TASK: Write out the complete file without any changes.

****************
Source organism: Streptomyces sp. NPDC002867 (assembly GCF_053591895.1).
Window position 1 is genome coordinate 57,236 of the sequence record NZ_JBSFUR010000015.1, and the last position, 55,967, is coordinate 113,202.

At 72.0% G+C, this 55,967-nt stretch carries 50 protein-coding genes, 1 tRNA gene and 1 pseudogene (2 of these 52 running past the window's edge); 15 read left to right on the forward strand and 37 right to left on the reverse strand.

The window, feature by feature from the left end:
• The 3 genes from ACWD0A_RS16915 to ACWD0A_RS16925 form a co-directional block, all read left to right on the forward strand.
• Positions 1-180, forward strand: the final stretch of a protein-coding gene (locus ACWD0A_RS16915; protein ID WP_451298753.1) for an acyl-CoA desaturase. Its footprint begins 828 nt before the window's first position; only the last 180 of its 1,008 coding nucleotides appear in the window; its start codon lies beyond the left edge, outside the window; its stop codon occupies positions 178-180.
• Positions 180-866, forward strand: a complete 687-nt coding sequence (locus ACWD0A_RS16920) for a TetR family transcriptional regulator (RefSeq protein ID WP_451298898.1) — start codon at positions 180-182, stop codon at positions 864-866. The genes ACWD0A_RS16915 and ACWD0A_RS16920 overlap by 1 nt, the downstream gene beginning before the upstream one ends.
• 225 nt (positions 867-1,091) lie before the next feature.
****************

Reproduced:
Source organism: Streptomyces sp. NPDC002867 (assembly GCF_053591895.1).
Window position 1 is genome coordinate 57,236 of the sequence record NZ_JBSFUR010000015.1, and the last position, 55,967, is coordinate 113,202.

At 72.0% G+C, this 55,967-nt stretch carries 50 protein-coding genes, 1 tRNA gene and 1 pseudogene (2 of these 52 running past the window's edge); 15 read left to right on the forward strand and 37 right to left on the reverse strand.

The window, feature by feature from the left end:
• The 3 genes from ACWD0A_RS16915 to ACWD0A_RS16925 form a co-directional block, all read left to right on the forward strand.
• Positions 1-180, forward strand: the final stretch of a protein-coding gene (locus ACWD0A_RS16915; protein ID WP_451298753.1) for an acyl-CoA desaturase. Its footprint begins 828 nt before the window's first position; only the last 180 of its 1,008 coding nucleotides appear in the window; its start codon lies beyond the left edge, outside the window; its stop codon occupies positions 178-180.
• Positions 180-866, forward strand: a complete 687-nt coding sequence (locus ACWD0A_RS16920) for a TetR family transcriptional regulator (RefSeq protein ID WP_451298898.1) — start codon at positions 180-182, stop codon at positions 864-866. The genes ACWD0A_RS16915 and ACWD0A_RS16920 overlap by 1 nt, the downstream gene beginning before the upstream one ends.
• 225 nt (positions 867-1,091) lie before the next feature.